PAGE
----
The Fort Myers Lee County Public Library
pending it's move to
2450 First Street, Fort Myers.
The Lee County Genealogical Society
is a Proud
Fort Myers-Lee County Public Library
Family Search Library Affiliate
This service is currently unavailable to patrons.
Please check back for more information
after the new Fort Myers Regional Library opens
later this year.
Looking for information online
and don't know where to start?
Check out our Links webpage to view a list of over 1,200 websites.
Use the Filter by Category box at the top of the page and search the various
categories of website links. If a link is broken, please don't hesitate to contact us at GenHelp@LCGSFL.org.
FAMILYSEARCH FAMILYTREE REFERENCE GUIDE
For those using the new FamilySearch website, here's a link to their How-To-Use Manual:
LINEAGE SOCIETIES OF SELECTED MIDWEST STATES
A lineage society is an organization whose members have shown proof of their descent from a qualifying ancestor such as a colonist or soldier. There are hundreds of such organizations in the United States. This collection represents only those active in the states of Pennsylvania, Ohio, Indiana, Illinois, Michigan, and Wisconsin. Contact information for each organization is limited to a website, since officers, addresses and telephone numbers change frequently.
War of 1812 Pension and Bounty Land
Warrant Application Files
Among the most requested documents at The National Archives (NARA) are the War of 1812 pension applicaiton files. There are approximately 180,000 pension and bounty land warrant application files relating to claims based on service between 1812 and 1815. These files generally contain documentation submitted in support of a claim, such as the original application form, affidavits, and statements from witnesses.
These files are fragile and in need of digitization. The War of 1812 Pension Digitization Project was established and in support of digitizing 7.2 million pages, Ancestry.com has provided a dollar for dollar matching grant. For more information on how you can make a tax-deductible gift visit Preserve the Pensions website by clicking here.
As these documents are digitized they are being made available FREE on NARA's website. As of 17 March 2013, 8% of the digitization has been completed - that's 556,064 documents.
The following information will be captured with the images and available to researchers when it exists in the file:
.. Veteran's name
.. Widow name
.. Acres Granted
.. Widow’s maiden name
.. Year of BLM act
.. Place of residence
.. Widow death date
.. Warrant number
.. Soldier death date
.. Additional names
To search these pension files on the fold3 website, please click here. Remember, new images are being uploaded each day. Check back often to see if you can identify records for your ancestors.
Contributing to Find-A-Grave information about a cremation.
Contributors to Find-A-Grave who want to create a memorial page for an ancestor or loved one who was cremated here's the steps you should follow:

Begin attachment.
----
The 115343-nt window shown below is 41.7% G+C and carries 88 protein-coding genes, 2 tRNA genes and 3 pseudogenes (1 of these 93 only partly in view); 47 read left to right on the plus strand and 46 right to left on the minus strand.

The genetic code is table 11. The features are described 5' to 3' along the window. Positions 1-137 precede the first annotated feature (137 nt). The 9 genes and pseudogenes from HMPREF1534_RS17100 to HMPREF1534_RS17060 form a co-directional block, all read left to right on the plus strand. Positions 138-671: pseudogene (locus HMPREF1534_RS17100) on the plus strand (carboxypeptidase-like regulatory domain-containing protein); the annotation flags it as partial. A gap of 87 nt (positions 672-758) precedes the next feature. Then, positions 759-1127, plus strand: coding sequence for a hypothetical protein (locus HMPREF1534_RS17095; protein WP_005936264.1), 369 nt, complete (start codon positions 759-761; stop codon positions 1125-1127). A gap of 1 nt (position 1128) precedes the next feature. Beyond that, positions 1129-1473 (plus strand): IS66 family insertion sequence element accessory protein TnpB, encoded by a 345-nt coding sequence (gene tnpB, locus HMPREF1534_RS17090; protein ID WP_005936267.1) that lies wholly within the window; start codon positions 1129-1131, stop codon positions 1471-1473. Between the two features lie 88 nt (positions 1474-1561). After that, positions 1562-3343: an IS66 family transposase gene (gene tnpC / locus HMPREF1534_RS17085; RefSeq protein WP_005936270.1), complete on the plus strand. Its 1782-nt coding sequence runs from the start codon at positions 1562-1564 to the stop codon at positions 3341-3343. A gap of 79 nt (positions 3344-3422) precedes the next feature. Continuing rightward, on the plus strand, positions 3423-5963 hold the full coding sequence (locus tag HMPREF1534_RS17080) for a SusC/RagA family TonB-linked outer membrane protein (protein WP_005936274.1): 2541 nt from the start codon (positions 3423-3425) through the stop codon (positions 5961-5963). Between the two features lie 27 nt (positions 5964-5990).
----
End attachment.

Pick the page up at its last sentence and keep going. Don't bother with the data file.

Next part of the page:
For those who were cremated, lost or buried at sea, and donated to medical science, use the Family and Friends form.
If there is a known cenotaph (A cenotaph is an "empty tomb" or a monument erected in honour of a person or group of people whose remains are elsewhere. It can also be the initial tomb for a person who has since been interred elsewhere.) or memorial marker for one of these alternative dispositions located in a cemetery, add the memorial to the cemetery and add a note to the memorial indicating that it is a cenotaph and what, if known, happened to the individual's remains.
If there is an existing cenotaph within a cemetery for someone who had a alternative disposition, do NOT add another memorial under the alternative disposition (such as Burial: Unknown, Lost at Sea).
Roadside accident memorials are not an accepted burial disposition.
FREE Webinar Series
presented by the Illinois State Genelaogical Society
What is an ambrotype photograph?
An ambrotype is a photograph created on a sheet of glass with a silver solution and exposing it to an image. This is called a wet plate process. They were first used in the United States in the early 1850s and grew in popularity during the Civil War. The ambrotype was only in popular production for about ten years. So, if this is part of your genealogy puzzle, you can be sure it was produced between 1855 and about 1865.
Facts and Tips for Genealogy Research
Do you want to see more Facts and Tips? Visit our webpage and search by category for more information.
Glad You Asked
Members don't forget to use the Glad You Asked Message Boards in our Members Only section. You can ask and/or answer research questions or give suggestions where to find genealogical information.
Genealogy is the study of your family’s history, which is a personal record of your ancestors. Through your research you learn about when and where they were born, who they married, who their children were, where they lived and worked, and how
you fit in your overall family tree.
Learning about your family history usually starts at home by talking with family
members and recording information about your ancestors. You may have useful
sources at home such as birth certificates, obituaries, wedding announcements,
a family Bible, etc. Read these documents carefully – you may find some information
about that ancestor or relative that you didn’t know before. These documents may
also prove or disprove some of those family stories you grew up with.
You may find that others in your family or extended family have already done
genealogy research on your family. Don't hesitate to ask close or distant relatives
if they have already started researching your family.